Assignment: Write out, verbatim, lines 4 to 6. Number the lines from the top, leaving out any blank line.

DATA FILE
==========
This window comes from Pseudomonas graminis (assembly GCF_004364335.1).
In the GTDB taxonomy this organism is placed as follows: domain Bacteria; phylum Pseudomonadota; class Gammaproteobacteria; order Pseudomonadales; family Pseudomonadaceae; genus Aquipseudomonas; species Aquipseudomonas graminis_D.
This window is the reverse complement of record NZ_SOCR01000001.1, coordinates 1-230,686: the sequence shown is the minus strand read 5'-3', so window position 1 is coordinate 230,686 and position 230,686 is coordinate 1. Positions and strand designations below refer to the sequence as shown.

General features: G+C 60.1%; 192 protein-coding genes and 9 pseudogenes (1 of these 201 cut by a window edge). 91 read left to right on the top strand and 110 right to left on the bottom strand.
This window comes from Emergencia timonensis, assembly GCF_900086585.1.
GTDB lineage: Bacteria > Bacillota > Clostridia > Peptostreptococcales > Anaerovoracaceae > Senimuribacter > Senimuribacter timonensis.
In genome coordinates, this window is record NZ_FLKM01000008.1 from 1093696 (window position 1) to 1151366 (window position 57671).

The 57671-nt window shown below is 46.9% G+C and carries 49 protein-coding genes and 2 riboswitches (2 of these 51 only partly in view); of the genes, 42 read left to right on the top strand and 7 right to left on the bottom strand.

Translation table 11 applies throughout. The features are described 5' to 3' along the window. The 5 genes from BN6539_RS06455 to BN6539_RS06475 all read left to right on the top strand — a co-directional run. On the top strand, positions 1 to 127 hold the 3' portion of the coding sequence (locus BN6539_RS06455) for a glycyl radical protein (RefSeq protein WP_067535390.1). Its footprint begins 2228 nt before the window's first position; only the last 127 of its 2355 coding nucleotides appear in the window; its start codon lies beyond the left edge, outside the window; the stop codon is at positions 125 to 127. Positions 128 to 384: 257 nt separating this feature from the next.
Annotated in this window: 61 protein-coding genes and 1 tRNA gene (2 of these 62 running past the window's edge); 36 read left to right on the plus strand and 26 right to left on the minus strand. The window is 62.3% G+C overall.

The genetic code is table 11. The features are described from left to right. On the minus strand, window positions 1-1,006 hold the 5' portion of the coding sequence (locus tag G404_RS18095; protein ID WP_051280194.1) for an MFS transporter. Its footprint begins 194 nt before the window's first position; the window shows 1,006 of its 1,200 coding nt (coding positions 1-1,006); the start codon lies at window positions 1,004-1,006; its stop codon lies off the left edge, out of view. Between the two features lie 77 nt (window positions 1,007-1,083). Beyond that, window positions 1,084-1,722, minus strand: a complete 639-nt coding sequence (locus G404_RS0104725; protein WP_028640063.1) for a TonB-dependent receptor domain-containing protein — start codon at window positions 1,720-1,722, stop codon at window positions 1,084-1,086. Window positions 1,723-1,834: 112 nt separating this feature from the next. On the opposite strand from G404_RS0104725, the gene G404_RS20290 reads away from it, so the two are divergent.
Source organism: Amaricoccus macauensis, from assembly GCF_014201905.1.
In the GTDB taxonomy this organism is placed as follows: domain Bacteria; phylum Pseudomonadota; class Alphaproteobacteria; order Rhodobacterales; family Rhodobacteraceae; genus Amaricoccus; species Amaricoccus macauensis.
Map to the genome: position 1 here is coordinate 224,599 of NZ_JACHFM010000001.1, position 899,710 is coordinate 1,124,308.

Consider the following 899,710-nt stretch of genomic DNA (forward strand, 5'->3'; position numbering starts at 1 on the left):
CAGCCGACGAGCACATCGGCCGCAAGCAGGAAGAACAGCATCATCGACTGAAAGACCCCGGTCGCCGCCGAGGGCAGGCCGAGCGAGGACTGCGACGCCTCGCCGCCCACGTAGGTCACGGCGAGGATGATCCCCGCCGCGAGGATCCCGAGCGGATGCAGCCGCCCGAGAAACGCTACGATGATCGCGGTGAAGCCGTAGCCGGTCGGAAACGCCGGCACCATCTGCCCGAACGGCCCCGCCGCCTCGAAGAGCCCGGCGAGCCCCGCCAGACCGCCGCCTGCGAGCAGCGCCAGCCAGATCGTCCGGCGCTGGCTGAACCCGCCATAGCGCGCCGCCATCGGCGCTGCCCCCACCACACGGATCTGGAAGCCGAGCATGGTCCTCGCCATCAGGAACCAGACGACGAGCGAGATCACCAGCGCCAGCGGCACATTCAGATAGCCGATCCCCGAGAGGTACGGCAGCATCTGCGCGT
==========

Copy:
General features: G+C 60.1%; 192 protein-coding genes and 9 pseudogenes (1 of these 201 cut by a window edge). 91 read left to right on the top strand and 110 right to left on the bottom strand.
This window comes from Emergencia timonensis, assembly GCF_900086585.1.
GTDB lineage: Bacteria > Bacillota > Clostridia > Peptostreptococcales > Anaerovoracaceae > Senimuribacter > Senimuribacter timonensis.